Merry Monday it is!
“For you bring me a continual revelation of resurrection life, the path to the bliss that brings me face- to- face with you.”Psalms 16:11 (a precious song engraved in gold)
“labyrinth; a complicated irregular network of passages or paths in which it is difficult to find one’s way; a maze.”a labyrinth of passages and secret chambers”
Augustine said; “If the pleasantness of the journey and the very movement of the vehicles were to delight us and turn us aside to enjoy the things which we ought, instead, merely to use, and were to confuse us by false pleasure, we would be unwilling to end our journey quickly and would be alienated from the land whose pleasantness would make us really happy.”
It’s Passion week and if anyone was on a journey or a series of passages it would be the Christ. He was “on the way”or in the “crucible of change”. Whose face does Jesus see in the crowd as he walks his Golgotha? Psalm 16:5 says “you are my prize, my pleasure and my portion!” Let’s walk with him on the road of surrender. Facing ahead will be a labyrinth of passages and secret chambers along the way.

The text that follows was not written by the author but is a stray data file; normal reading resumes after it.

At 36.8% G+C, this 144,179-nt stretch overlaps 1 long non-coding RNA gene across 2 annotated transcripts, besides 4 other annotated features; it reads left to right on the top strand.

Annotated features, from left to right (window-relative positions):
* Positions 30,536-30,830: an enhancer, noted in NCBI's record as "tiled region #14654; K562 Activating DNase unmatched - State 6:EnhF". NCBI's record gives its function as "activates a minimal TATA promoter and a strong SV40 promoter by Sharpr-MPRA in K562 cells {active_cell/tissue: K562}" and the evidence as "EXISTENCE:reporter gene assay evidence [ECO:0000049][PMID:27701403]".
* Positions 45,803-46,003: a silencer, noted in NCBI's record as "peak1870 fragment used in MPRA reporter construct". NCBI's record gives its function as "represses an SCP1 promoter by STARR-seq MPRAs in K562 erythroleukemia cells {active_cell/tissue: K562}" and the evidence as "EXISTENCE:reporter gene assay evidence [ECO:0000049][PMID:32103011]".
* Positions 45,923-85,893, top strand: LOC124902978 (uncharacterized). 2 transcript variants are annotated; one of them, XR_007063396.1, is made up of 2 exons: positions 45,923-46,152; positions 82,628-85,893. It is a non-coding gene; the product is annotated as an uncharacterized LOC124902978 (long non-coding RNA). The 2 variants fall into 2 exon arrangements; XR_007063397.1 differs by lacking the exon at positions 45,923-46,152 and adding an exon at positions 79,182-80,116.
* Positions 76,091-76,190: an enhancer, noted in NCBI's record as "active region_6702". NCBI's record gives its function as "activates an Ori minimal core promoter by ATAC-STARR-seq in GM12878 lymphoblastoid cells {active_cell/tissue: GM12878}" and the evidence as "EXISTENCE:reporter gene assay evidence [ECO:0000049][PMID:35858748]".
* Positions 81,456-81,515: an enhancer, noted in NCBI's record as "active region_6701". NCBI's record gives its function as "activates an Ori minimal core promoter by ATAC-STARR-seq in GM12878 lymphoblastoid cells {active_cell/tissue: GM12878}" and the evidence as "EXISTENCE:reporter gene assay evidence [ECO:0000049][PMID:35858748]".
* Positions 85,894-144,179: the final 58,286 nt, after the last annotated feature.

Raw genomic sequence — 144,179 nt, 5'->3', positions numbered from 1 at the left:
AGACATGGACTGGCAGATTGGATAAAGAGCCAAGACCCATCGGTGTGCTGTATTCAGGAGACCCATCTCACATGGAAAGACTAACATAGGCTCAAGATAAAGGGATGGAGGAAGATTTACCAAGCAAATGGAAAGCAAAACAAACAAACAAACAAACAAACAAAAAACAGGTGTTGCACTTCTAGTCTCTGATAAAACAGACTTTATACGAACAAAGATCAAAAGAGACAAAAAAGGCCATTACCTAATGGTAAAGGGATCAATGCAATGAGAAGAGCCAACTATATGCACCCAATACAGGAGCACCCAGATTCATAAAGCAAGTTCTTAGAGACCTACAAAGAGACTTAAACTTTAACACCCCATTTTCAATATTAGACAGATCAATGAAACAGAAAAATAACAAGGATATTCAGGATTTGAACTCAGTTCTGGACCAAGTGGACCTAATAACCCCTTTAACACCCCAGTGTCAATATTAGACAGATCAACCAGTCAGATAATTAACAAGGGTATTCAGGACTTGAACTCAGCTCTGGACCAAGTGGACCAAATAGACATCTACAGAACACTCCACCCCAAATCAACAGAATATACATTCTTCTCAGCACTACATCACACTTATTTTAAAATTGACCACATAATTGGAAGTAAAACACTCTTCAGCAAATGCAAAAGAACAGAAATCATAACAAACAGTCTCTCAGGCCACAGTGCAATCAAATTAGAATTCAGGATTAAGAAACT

Katharine Drexel who founded Xavier University in New Orleans said: “Out of our common todays and yesterdays we are building for eternity. No thought, no work of ours ever dies. We shall meet them all again, and in the world to come shall find our gathered harvest. The moments of our lives slip past us like water through our fingers, but the love of God in our hearts is able to imbue them with a tinge of eternity. Using things with charity gives us an inheritance in Heaven, one we do not see now but which will be waiting for us when we arrive. Where our treasure is, there also will our heart be.”
This week lets us all dig in a little further into our path, we become a wayfarer bound for our eternal homeland. Home is the place of belonging, of comfort, of love, of knowing and being known, of sharing life together. On the way is a place of loneliness, of alienation and of constant labor. Our treasure in heaven requires us to use this world as a means to journey to Heaven, not as an end in itself.
Let me close with a little more of Augustine; “So my brothers, let us sing now, not in order to enjoy a life of leisure, but in order to lighten our labors. You should sing as wayfarers do—sing, but continue your journey. … If you make progress, you will be continuing your journey, but be sure that your progress is in virtue, true faith, and right living. Sing then—but keep going.”
See you along the path to the bliss!